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Highly tumorigenic hepatocellular carcinoma cell line with cancer stem cell-like properties

  • Benoit Lacoste ,

    Contributed equally to this work with: Benoit Lacoste, Valérie-Ann Raymond

    Affiliation Laboratoire d’hépatologie cellulaire, Centre de recherche du Centre hospitalier de l'Université de Montréal (CRCHUM), Montréal, Québec, Canada

  • Valérie-Ann Raymond ,

    Contributed equally to this work with: Benoit Lacoste, Valérie-Ann Raymond

    Affiliation Laboratoire d’hépatologie cellulaire, Centre de recherche du Centre hospitalier de l'Université de Montréal (CRCHUM), Montréal, Québec, Canada

  • Shamir Cassim,

    Affiliation Laboratoire d’hépatologie cellulaire, Centre de recherche du Centre hospitalier de l'Université de Montréal (CRCHUM), Montréal, Québec, Canada

  • Pascal Lapierre,

    Affiliations Laboratoire d’hépatologie cellulaire, Centre de recherche du Centre hospitalier de l'Université de Montréal (CRCHUM), Montréal, Québec, Canada, Département de médecine, Université de Montréal, Montréal, Québec, Canada

  • Marc Bilodeau

    Affiliations Laboratoire d’hépatologie cellulaire, Centre de recherche du Centre hospitalier de l'Université de Montréal (CRCHUM), Montréal, Québec, Canada, Département de médecine, Université de Montréal, Montréal, Québec, Canada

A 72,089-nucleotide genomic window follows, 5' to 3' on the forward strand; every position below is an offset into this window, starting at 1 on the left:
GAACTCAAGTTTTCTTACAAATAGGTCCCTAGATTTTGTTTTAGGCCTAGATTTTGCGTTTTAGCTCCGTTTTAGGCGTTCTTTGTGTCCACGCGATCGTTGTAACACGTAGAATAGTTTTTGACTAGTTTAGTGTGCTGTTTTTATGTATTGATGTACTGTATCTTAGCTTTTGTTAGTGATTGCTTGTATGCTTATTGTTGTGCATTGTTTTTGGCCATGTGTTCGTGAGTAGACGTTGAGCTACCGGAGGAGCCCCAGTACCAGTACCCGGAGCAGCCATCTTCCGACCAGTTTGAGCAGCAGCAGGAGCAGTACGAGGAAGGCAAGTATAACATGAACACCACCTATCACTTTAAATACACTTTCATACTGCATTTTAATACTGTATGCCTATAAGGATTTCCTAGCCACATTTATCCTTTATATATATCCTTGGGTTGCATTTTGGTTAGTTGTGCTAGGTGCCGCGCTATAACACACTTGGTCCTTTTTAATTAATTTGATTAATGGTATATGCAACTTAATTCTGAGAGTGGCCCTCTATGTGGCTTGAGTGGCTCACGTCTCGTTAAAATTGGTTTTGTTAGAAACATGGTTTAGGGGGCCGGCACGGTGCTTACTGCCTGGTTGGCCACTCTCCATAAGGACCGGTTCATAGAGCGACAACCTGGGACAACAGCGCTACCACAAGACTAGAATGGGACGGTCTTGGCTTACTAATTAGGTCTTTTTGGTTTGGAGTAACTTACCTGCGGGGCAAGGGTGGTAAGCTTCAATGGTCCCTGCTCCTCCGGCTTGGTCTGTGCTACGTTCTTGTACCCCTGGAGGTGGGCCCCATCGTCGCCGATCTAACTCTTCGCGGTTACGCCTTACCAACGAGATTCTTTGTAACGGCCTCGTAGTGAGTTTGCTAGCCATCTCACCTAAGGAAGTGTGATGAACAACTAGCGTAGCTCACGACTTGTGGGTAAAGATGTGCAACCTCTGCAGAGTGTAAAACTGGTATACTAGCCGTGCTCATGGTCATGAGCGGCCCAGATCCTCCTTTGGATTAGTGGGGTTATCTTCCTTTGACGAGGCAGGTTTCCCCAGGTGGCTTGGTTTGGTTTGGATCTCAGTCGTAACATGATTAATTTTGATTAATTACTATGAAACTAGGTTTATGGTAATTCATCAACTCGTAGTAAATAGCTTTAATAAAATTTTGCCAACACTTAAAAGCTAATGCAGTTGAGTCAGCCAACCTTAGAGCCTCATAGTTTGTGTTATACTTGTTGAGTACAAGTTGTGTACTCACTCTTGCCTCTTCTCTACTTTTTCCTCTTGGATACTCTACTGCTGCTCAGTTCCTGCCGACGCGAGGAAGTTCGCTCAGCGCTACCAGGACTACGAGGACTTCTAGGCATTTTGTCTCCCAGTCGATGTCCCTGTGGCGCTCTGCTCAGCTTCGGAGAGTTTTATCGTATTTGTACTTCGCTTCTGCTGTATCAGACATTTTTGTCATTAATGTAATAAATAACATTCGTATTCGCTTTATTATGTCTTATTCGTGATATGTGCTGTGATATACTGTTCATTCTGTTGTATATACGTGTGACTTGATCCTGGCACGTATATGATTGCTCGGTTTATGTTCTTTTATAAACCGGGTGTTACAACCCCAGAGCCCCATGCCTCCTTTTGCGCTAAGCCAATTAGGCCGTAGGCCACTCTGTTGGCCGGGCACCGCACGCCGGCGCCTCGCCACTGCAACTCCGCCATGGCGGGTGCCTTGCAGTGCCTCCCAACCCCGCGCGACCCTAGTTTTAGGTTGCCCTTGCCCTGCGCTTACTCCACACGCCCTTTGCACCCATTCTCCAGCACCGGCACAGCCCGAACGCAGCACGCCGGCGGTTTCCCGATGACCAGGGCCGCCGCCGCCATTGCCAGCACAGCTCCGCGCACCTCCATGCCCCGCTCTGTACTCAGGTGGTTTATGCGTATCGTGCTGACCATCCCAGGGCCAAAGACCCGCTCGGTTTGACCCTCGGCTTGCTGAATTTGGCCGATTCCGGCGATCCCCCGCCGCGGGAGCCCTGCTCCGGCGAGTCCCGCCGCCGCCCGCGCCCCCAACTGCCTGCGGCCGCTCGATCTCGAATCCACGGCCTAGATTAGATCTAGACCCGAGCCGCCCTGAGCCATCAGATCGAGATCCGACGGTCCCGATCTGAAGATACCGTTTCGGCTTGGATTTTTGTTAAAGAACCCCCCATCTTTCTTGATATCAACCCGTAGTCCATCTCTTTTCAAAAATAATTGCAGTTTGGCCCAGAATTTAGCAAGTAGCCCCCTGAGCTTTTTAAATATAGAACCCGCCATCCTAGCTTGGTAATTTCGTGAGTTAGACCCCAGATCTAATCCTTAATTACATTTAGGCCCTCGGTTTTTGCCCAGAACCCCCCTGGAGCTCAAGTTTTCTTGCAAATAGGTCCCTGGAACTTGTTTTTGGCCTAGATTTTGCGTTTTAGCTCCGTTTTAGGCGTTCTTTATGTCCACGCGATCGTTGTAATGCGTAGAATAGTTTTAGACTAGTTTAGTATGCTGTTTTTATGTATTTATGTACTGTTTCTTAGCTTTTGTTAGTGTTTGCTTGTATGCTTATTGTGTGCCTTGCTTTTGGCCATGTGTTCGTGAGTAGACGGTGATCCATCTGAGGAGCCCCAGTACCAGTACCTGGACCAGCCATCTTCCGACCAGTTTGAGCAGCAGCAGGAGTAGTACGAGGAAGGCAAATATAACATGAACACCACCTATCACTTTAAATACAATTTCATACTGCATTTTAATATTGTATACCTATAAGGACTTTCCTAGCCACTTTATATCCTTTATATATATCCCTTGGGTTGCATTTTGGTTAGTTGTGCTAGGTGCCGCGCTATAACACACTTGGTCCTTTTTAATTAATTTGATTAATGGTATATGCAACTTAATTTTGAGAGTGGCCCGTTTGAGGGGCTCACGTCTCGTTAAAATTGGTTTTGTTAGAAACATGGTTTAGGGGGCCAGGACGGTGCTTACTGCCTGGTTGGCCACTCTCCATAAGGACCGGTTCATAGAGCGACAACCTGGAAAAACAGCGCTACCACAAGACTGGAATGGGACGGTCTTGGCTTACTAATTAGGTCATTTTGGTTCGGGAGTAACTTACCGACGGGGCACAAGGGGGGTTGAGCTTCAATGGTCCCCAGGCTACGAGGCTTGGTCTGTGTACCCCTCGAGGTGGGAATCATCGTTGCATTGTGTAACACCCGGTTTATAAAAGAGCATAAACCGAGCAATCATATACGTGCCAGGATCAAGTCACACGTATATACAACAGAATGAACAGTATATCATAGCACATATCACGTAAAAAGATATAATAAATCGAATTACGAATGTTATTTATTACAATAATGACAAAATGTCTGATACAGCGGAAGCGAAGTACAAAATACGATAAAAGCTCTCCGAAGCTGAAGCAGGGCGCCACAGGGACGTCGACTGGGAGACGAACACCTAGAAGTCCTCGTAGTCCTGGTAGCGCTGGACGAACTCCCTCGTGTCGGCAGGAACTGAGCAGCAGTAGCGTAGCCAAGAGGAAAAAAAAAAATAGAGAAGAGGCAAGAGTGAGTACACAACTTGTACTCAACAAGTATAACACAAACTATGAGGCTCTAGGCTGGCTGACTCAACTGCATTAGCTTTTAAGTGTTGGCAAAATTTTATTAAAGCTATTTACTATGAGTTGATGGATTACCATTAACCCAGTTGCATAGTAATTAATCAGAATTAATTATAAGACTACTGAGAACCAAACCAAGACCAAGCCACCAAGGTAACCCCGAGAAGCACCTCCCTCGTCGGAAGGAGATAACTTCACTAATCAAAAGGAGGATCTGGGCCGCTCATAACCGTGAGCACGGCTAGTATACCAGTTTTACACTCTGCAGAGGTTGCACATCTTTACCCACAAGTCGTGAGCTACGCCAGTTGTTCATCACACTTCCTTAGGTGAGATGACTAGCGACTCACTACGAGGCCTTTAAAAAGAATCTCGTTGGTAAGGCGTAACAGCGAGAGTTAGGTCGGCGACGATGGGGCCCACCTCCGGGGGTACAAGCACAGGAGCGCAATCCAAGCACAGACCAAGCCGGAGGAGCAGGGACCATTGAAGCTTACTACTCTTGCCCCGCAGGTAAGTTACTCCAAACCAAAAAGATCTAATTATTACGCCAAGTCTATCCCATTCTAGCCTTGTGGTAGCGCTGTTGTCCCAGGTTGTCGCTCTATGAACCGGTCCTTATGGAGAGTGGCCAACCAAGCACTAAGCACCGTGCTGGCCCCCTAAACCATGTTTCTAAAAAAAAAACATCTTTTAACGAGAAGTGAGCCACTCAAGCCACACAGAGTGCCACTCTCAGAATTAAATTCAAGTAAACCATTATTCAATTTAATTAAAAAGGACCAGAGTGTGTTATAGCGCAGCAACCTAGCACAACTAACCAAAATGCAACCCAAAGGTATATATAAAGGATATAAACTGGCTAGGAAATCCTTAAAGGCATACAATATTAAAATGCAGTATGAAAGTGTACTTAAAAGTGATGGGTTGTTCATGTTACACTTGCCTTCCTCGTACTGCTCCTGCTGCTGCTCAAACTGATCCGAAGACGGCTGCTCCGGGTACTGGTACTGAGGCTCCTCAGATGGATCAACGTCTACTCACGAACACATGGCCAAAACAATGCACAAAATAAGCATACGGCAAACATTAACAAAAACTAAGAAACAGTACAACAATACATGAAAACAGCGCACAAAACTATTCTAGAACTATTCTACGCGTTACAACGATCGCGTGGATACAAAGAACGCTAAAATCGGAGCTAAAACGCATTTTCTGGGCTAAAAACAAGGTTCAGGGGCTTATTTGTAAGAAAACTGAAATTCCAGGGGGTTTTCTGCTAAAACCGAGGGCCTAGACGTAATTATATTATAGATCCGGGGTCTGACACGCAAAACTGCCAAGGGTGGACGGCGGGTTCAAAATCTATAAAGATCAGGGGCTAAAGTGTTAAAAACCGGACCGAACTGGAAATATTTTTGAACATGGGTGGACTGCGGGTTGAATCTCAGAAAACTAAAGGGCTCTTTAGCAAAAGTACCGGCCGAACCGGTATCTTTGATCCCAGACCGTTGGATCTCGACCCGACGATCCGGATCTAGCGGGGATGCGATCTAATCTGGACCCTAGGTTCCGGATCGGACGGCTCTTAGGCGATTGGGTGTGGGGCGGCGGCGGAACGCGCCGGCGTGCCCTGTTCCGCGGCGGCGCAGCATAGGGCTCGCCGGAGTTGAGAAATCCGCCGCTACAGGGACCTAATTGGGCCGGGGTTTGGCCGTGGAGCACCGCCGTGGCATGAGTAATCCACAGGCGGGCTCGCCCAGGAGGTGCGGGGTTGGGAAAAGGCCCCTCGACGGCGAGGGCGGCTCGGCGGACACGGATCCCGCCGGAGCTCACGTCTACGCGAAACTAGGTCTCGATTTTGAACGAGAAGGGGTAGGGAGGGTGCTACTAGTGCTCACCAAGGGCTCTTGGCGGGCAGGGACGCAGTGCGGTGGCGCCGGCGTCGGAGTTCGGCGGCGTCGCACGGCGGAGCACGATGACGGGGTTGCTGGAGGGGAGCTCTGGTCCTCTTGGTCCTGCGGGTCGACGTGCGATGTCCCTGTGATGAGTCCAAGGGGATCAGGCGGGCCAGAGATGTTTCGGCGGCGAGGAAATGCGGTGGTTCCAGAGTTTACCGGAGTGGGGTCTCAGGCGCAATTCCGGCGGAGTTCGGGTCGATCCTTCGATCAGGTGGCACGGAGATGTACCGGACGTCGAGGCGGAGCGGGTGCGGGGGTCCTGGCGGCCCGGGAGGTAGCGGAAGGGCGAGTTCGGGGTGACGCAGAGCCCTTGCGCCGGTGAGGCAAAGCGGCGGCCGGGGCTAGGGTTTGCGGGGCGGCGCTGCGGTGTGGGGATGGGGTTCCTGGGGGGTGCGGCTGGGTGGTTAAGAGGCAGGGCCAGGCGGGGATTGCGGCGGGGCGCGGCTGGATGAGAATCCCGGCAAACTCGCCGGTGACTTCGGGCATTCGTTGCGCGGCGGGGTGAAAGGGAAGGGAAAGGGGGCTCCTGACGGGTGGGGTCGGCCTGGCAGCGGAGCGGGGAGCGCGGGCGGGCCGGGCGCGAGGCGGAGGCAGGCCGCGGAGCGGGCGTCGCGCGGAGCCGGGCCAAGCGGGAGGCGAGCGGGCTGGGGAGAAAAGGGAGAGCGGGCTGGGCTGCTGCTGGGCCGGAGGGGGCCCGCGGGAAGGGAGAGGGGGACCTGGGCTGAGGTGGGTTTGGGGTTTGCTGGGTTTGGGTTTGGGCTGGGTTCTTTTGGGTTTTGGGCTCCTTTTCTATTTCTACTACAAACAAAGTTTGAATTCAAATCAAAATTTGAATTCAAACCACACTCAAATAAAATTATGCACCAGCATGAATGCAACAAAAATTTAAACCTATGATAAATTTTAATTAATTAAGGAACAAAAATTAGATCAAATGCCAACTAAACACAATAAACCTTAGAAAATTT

There are limited numbers of models to study hepatocellular carcinoma (HCC) in vivo in immunocompetent hosts. In an effort to develop a cell line with improved tumorigenicity, we derived a new cell line from Hepa1-6 cells through an in vivo passage in C57BL/6 mice. The resulting Dt81Hepa1-6 cell line showed enhanced tumorigenicity compared to Hepa1-6 with more frequent (28±12 vs. 0±0 lesions at 21 days) and more rapid tumor development (21 (100%) vs. 70 days (10%)) in C57BL/6 mice. The minimal Dt81Hepa1-6 cell number required to obtain visible tumors was 100,000 cells. The Dt81Hepa1-6 cell line showed high hepatotropism with subcutaneous injection leading to liver tumors without development of tumors in lungs or spleen. In vitro, Dt81Hepa1-6 cells showed increased anchorage-independent growth (34.7±6.8 vs. 12.3±3.3 colonies; P<0.05) and increased EpCAM (8.7±1.1 folds; P<0.01) and β-catenin (5.4±1.0 folds; P<0.01) expression. A significant proportion of Dt81Hepa1-6 cells expressed EpCAM compared to Hepa1-6 (34.8±1.1% vs 0.9±0.13%; P<0.001). Enriched EpCAM+ Dt81Hepa1-6 cells led to higher tumor load than EpCAM- Dt81Hepa1-6 cells (1093±74 vs 473±100 tumors; P<0.01). The in vivo selected Dt81Hepa1-6 cell line shows high liver specificity and increased tumorigenicity compared to Hepa1-6 cells. These properties are associated with increased expression of EpCAM and β-catenin confirming that EpCAM+ HCC cells comprise a subset with characteristics of tumor-initiating cells with stem/progenitor cell features. The Dt81Hepa1-6 cell line with its cancer stem cell-like properties will be a useful tool for the study of hepatocellular carcinoma in vivo.